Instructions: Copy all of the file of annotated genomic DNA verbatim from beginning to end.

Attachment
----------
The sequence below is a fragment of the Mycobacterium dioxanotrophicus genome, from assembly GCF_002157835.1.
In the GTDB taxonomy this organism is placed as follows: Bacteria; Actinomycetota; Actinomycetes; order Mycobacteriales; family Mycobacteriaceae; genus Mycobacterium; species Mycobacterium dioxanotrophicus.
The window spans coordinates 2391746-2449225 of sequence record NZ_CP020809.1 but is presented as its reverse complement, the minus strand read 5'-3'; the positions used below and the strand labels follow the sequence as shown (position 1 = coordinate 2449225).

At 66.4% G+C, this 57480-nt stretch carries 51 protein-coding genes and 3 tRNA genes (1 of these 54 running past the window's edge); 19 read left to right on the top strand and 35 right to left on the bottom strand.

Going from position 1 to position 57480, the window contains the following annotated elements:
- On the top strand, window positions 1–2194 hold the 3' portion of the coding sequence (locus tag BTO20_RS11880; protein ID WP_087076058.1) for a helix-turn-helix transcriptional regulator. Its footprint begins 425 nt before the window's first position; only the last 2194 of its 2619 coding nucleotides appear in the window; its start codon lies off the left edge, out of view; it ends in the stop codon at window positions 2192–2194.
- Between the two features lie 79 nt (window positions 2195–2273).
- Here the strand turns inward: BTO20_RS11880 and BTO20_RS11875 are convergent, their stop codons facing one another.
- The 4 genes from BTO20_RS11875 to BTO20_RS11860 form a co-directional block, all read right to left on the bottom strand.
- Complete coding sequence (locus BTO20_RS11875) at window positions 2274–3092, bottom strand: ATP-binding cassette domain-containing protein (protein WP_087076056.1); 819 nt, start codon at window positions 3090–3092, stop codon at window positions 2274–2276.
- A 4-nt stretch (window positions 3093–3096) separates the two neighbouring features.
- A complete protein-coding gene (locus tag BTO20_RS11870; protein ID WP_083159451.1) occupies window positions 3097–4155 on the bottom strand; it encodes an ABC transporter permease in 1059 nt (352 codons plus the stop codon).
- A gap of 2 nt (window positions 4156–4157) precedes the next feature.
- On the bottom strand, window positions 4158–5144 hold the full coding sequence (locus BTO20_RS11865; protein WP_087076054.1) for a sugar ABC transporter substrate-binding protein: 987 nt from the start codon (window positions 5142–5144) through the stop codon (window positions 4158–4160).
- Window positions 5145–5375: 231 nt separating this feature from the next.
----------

The sequence below is a fragment of the Mycobacterium dioxanotrophicus genome, from assembly GCF_002157835.1.
In the GTDB taxonomy this organism is placed as follows: Bacteria; Actinomycetota; Actinomycetes; order Mycobacteriales; family Mycobacteriaceae; genus Mycobacterium; species Mycobacterium dioxanotrophicus.
The window spans coordinates 2391746-2449225 of sequence record NZ_CP020809.1 but is presented as its reverse complement, the minus strand read 5'-3'; the positions used below and the strand labels follow the sequence as shown (position 1 = coordinate 2449225).

At 66.4% G+C, this 57480-nt stretch carries 51 protein-coding genes and 3 tRNA genes (1 of these 54 running past the window's edge); 19 read left to right on the top strand and 35 right to left on the bottom strand.

Going from position 1 to position 57480, the window contains the following annotated elements:
- On the top strand, window positions 1–2194 hold the 3' portion of the coding sequence (locus tag BTO20_RS11880; protein ID WP_087076058.1) for a helix-turn-helix transcriptional regulator. Its footprint begins 425 nt before the window's first position; only the last 2194 of its 2619 coding nucleotides appear in the window; its start codon lies off the left edge, out of view; it ends in the stop codon at window positions 2192–2194.
- Between the two features lie 79 nt (window positions 2195–2273).
- Here the strand turns inward: BTO20_RS11880 and BTO20_RS11875 are convergent, their stop codons facing one another.
- The 4 genes from BTO20_RS11875 to BTO20_RS11860 form a co-directional block, all read right to left on the bottom strand.
- Complete coding sequence (locus BTO20_RS11875) at window positions 2274–3092, bottom strand: ATP-binding cassette domain-containing protein (protein WP_087076056.1); 819 nt, start codon at window positions 3090–3092, stop codon at window positions 2274–2276.
- A 4-nt stretch (window positions 3093–3096) separates the two neighbouring features.
- A complete protein-coding gene (locus tag BTO20_RS11870; protein ID WP_083159451.1) occupies window positions 3097–4155 on the bottom strand; it encodes an ABC transporter permease in 1059 nt (352 codons plus the stop codon).
- A gap of 2 nt (window positions 4156–4157) precedes the next feature.
- On the bottom strand, window positions 4158–5144 hold the full coding sequence (locus BTO20_RS11865; protein WP_087076054.1) for a sugar ABC transporter substrate-binding protein: 987 nt from the start codon (window positions 5142–5144) through the stop codon (window positions 4158–4160).
- Window positions 5145–5375: 231 nt separating this feature from the next.